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adequate drainage for trees?  RSS feed

 
michelle salois
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I'm designing for an urban home in St. Louis, MO. many neighbors run off (LOTS of water) enter their property creating a stream to the street and my feet sink a couple inches walking on it for a couple days after rain. the area is currently in grass/lawn which is lush and green even in this wet winter. Does that indicate that there is adequate drainage to plant trees? if not, how can I figure out the situation in a timely manner?
 
Ken W Wilson
Posts: 405
Location: Nevada, Mo 64772
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It depends a lot on the type of tree and especially the rootstock. Peaches are the least tolerant of wet soils. Plums and apricots are often grafted on peach rootstock. Some plum rootstocks can stand wetter soil. You can get peach on plum rootstock. Some apple rootstocks stand more than others. If you want fruit trees, I'd try Raintree Nurseries or Edible Landscaping. They tell you what rootstocks they use on each tree and some fruits have more than one type to chose from. I believe Stark Bros is in your part of the state. They are a good company and have good trees, but I've tried a couple time to find out what rootstocks they're using and they couldn't tell me.

Pecans are grown on flood ground here. A lot of natives can stand wet soil. Redbud and dogwood don't seem to like it though. Guess they do better on hills. If you just want shade, willows grow around the edges of ponds, partially in the water. There are varieties that don't get huge. Cyprus are awesome trees. I've never grown one though.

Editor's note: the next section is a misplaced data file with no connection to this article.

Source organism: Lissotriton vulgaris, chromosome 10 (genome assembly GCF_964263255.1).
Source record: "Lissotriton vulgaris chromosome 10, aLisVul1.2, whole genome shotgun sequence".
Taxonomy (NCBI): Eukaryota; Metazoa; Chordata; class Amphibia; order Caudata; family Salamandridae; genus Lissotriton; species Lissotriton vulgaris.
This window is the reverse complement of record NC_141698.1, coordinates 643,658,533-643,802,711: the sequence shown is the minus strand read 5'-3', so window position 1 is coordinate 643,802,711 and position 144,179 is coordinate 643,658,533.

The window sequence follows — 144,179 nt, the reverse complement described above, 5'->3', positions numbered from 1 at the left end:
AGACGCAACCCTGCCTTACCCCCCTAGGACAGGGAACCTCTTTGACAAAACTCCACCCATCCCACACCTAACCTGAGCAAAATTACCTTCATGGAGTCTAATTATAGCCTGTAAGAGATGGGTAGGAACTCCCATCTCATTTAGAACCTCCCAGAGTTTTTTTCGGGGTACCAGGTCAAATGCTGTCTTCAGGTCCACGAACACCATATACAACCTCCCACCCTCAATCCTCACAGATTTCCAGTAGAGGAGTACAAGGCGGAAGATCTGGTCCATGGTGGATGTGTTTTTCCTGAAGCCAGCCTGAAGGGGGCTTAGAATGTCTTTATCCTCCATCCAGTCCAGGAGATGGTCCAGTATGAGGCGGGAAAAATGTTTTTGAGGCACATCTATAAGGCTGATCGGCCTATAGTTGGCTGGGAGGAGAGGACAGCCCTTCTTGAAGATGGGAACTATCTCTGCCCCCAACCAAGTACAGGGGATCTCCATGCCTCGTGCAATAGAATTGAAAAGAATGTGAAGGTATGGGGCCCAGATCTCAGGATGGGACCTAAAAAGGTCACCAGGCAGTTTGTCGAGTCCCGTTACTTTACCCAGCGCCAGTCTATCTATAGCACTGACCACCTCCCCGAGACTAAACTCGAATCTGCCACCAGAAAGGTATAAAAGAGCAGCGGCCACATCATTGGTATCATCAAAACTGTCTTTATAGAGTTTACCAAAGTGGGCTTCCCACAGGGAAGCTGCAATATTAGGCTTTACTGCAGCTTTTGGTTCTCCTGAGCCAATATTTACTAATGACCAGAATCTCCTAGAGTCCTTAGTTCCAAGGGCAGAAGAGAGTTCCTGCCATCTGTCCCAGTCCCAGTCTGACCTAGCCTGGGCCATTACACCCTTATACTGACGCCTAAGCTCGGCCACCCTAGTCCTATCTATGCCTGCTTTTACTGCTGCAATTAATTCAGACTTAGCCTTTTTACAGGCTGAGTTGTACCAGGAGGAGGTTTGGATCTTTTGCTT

A few inches of built up soil can help a lot. Does the water stay in puddles or run off? Healthy grass is a good sign. What are you wanting to do? Fruit, nuts, shade, or ornamental?
 
michelle salois
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Thanks Ken! you're in Missouri! I grew up in Bowling Green, MO-- other end of 54!

Mostly dwarf fruit trees, one big shade tree, thinking of a hybrid Linden. some of them will be on a short slope and so it won't be a problem
 
Ken W Wilson
Posts: 405
Location: Nevada, Mo 64772
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Since you want some food production, you might consider making the shade tree dual purpose. Standard sized apple trees are nice shade trees. They might produce more than you want to deal with though. Pecans are very attractive trees and the webworms aren't usually a problem.

Standard trees are a lot hardier than the full dwarfs. Some of my full dwarf apples and all of my dwarf pears died about the time they were mature. Springs are very wet and summers are often very dry in this part of the state. We get a lot of wind too. The pears mostly died of fireblight. The apples fireblight and drought. I actually had one mature dwarf apple die with a full crop of almost mature apples on it. It didn't drop the apples or even the leaves. They looked like they'd been dehydrated. I'm replacing them with a standard sized pear, a couple semi standard apples, a white mulberry, and two Nikkita's Gift persimmon. I'm going for variety now so a single disease isn't likely to affect every tree. I also have sea berries, autumn olives, and goji berries.

I'm not familiar with hybrid linden. I've heard some hybrids have very invasive roots and weak branches from the fast growth. Honeybees like linden though.

There seem to be quite a few people from MO on here. Always nice to hear from another Missourian though.I haven't been to Bowling Green. Is this thread about your own yard? I think St Louis has less droughts than we do.
 
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